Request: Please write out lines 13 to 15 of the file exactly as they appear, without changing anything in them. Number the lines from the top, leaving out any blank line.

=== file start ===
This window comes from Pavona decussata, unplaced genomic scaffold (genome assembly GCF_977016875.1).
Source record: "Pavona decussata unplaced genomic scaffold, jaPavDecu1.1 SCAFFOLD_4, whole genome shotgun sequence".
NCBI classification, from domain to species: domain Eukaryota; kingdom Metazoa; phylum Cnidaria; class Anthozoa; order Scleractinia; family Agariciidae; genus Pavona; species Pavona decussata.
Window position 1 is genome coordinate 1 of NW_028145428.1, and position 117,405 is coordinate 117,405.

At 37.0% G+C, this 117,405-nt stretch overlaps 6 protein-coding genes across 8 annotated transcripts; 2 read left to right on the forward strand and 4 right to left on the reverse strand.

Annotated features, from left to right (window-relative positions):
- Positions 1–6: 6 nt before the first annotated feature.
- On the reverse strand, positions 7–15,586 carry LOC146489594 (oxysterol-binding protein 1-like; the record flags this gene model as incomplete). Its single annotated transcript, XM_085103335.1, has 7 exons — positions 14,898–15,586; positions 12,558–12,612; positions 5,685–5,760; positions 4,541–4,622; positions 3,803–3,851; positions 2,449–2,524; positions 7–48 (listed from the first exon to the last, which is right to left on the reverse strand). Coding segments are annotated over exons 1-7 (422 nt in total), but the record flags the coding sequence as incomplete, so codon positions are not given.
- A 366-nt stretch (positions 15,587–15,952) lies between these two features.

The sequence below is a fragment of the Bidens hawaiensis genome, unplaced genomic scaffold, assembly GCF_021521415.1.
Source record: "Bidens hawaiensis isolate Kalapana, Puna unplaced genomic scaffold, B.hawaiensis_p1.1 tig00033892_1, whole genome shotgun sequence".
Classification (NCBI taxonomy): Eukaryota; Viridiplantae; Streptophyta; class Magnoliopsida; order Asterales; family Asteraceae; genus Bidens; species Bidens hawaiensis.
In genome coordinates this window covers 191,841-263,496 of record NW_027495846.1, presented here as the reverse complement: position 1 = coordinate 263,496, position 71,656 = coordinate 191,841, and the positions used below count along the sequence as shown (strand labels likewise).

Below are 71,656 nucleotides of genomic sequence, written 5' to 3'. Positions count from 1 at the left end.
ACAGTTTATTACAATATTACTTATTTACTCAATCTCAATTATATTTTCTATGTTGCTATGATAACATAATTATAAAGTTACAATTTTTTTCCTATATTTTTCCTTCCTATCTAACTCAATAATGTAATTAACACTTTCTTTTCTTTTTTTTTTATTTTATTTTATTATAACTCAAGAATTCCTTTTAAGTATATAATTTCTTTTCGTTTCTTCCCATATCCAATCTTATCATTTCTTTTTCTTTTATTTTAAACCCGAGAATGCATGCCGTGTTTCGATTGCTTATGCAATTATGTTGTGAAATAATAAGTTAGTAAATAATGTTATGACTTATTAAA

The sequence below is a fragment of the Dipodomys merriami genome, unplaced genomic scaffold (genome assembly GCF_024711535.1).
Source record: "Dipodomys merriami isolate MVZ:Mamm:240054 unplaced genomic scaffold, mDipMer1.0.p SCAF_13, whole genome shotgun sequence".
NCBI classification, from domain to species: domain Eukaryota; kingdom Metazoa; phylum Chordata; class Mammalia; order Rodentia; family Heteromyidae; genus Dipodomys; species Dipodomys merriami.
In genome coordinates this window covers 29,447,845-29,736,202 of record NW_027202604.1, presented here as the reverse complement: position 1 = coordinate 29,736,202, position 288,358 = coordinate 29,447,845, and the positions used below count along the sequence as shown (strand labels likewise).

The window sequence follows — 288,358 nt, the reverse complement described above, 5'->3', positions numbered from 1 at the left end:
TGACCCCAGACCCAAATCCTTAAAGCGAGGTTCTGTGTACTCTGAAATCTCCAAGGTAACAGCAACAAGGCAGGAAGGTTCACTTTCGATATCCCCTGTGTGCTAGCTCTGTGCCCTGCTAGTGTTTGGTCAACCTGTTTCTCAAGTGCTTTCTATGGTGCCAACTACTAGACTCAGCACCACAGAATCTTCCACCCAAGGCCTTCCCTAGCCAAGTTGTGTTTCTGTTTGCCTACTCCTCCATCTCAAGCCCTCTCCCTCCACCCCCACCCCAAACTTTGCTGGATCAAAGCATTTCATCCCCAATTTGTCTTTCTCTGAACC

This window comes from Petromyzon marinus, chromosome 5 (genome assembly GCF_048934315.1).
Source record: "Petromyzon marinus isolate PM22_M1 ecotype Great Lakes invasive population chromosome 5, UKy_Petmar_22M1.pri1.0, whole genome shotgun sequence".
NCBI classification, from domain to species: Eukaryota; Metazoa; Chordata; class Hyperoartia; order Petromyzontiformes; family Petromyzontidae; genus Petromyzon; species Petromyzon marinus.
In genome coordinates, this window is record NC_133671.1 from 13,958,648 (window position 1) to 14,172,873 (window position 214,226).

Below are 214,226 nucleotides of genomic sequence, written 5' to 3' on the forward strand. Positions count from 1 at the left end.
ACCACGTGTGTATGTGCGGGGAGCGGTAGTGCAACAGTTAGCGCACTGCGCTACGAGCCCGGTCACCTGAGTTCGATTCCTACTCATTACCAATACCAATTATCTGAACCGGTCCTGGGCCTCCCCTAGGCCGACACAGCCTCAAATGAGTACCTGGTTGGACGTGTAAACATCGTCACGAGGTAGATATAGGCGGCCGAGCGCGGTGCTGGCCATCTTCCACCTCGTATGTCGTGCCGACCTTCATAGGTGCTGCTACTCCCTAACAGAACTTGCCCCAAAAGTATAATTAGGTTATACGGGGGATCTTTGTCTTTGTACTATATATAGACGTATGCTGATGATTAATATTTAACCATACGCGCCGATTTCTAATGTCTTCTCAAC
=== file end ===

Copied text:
In genome coordinates this window covers 191,841-263,496 of record NW_027495846.1, presented here as the reverse complement: position 1 = coordinate 263,496, position 71,656 = coordinate 191,841, and the positions used below count along the sequence as shown (strand labels likewise).

Below are 71,656 nucleotides of genomic sequence, written 5' to 3'. Positions count from 1 at the left end.
ACAGTTTATTACAATATTACTTATTTACTCAATCTCAATTATATTTTCTATGTTGCTATGATAACATAATTATAAAGTTACAATTTTTTTCCTATATTTTTCCTTCCTATCTAACTCAATAATGTAATTAACACTTTCTTTTCTTTTTTTTTTATTTTATTTTATTATAACTCAAGAATTCCTTTTAAGTATATAATTTCTTTTCGTTTCTTCCCATATCCAATCTTATCATTTCTTTTTCTTTTATTTTAAACCCGAGAATGCATGCCGTGTTTCGATTGCTTATGCAATTATGTTGTGAAATAATAAGTTAGTAAATAATGTTATGACTTATTAAA